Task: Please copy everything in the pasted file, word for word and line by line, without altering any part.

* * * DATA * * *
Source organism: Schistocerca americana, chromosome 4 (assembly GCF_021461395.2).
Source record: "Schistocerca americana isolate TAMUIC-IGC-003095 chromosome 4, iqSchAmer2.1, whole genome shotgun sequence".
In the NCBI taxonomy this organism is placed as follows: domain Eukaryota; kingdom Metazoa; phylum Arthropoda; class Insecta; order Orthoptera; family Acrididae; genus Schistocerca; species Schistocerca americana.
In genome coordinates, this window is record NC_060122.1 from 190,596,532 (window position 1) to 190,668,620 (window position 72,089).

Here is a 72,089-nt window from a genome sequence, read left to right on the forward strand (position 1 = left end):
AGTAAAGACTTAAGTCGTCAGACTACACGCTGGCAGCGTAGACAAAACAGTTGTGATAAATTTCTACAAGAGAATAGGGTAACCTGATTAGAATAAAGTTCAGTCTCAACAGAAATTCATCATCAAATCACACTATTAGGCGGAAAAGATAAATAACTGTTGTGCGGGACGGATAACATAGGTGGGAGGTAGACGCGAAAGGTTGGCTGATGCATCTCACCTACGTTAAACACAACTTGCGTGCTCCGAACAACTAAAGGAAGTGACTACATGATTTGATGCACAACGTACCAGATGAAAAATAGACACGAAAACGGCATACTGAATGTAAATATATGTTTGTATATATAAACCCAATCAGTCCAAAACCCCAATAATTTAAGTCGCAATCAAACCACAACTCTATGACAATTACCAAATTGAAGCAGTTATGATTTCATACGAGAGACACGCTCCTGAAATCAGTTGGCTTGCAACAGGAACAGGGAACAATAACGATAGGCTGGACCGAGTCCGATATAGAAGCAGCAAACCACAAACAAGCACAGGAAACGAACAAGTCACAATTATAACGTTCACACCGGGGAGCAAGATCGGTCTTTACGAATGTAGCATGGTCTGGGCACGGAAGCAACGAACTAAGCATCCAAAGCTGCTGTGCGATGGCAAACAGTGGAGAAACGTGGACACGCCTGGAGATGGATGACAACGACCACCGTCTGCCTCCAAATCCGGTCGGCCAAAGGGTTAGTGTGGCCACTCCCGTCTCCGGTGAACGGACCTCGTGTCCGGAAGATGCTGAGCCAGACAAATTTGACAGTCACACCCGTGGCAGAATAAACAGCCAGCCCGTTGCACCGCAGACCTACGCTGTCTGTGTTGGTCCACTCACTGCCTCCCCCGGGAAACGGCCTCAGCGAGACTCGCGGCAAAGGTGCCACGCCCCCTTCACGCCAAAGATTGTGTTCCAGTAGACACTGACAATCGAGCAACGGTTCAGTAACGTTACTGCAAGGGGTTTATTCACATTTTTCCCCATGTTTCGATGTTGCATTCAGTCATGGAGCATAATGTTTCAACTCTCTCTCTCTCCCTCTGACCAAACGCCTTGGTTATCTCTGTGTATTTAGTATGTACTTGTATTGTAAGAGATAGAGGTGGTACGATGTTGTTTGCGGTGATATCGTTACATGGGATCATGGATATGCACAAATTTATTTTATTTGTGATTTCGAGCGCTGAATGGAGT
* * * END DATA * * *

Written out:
Source organism: Schistocerca americana, chromosome 4 (assembly GCF_021461395.2).
Source record: "Schistocerca americana isolate TAMUIC-IGC-003095 chromosome 4, iqSchAmer2.1, whole genome shotgun sequence".
In the NCBI taxonomy this organism is placed as follows: domain Eukaryota; kingdom Metazoa; phylum Arthropoda; class Insecta; order Orthoptera; family Acrididae; genus Schistocerca; species Schistocerca americana.
In genome coordinates, this window is record NC_060122.1 from 190,596,532 (window position 1) to 190,668,620 (window position 72,089).

Here is a 72,089-nt window from a genome sequence, read left to right on the forward strand (position 1 = left end):
AGTAAAGACTTAAGTCGTCAGACTACACGCTGGCAGCGTAGACAAAACAGTTGTGATAAATTTCTACAAGAGAATAGGGTAACCTGATTAGAATAAAGTTCAGTCTCAACAGAAATTCATCATCAAATCACACTATTAGGCGGAAAAGATAAATAACTGTTGTGCGGGACGGATAACATAGGTGGGAGGTAGACGCGAAAGGTTGGCTGATGCATCTCACCTACGTTAAACACAACTTGCGTGCTCCGAACAACTAAAGGAAGTGACTACATGATTTGATGCACAACGTACCAGATGAAAAATAGACACGAAAACGGCATACTGAATGTAAATATATGTTTGTATATATAAACCCAATCAGTCCAAAACCCCAATAATTTAAGTCGCAATCAAACCACAACTCTATGACAATTACCAAATTGAAGCAGTTATGATTTCATACGAGAGACACGCTCCTGAAATCAGTTGGCTTGCAACAGGAACAGGGAACAATAACGATAGGCTGGACCGAGTCCGATATAGAAGCAGCAAACCACAAACAAGCACAGGAAACGAACAAGTCACAATTATAACGTTCACACCGGGGAGCAAGATCGGTCTTTACGAATGTAGCATGGTCTGGGCACGGAAGCAACGAACTAAGCATCCAAAGCTGCTGTGCGATGGCAAACAGTGGAGAAACGTGGACACGCCTGGAGATGGATGACAACGACCACCGTCTGCCTCCAAATCCGGTCGGCCAAAGGGTTAGTGTGGCCACTCCCGTCTCCGGTGAACGGACCTCGTGTCCGGAAGATGCTGAGCCAGACAAATTTGACAGTCACACCCGTGGCAGAATAAACAGCCAGCCCGTTGCACCGCAGACCTACGCTGTCTGTGTTGGTCCACTCACTGCCTCCCCCGGGAAACGGCCTCAGCGAGACTCGCGGCAAAGGTGCCACGCCCCCTTCACGCCAAAGATTGTGTTCCAGTAGACACTGACAATCGAGCAACGGTTCAGTAACGTTACTGCAAGGGGTTTATTCACATTTTTCCCCATGTTTCGATGTTGCATTCAGTCATGGAGCATAATGTTTCAACTCTCTCTCTCTCCCTCTGACCAAACGCCTTGGTTATCTCTGTGTATTTAGTATGTACTTGTATTGTAAGAGATAGAGGTGGTACGATGTTGTTTGCGGTGATATCGTTACATGGGATCATGGATATGCACAAATTTATTTTATTTGTGATTTCGAGCGCTGAATGGAGT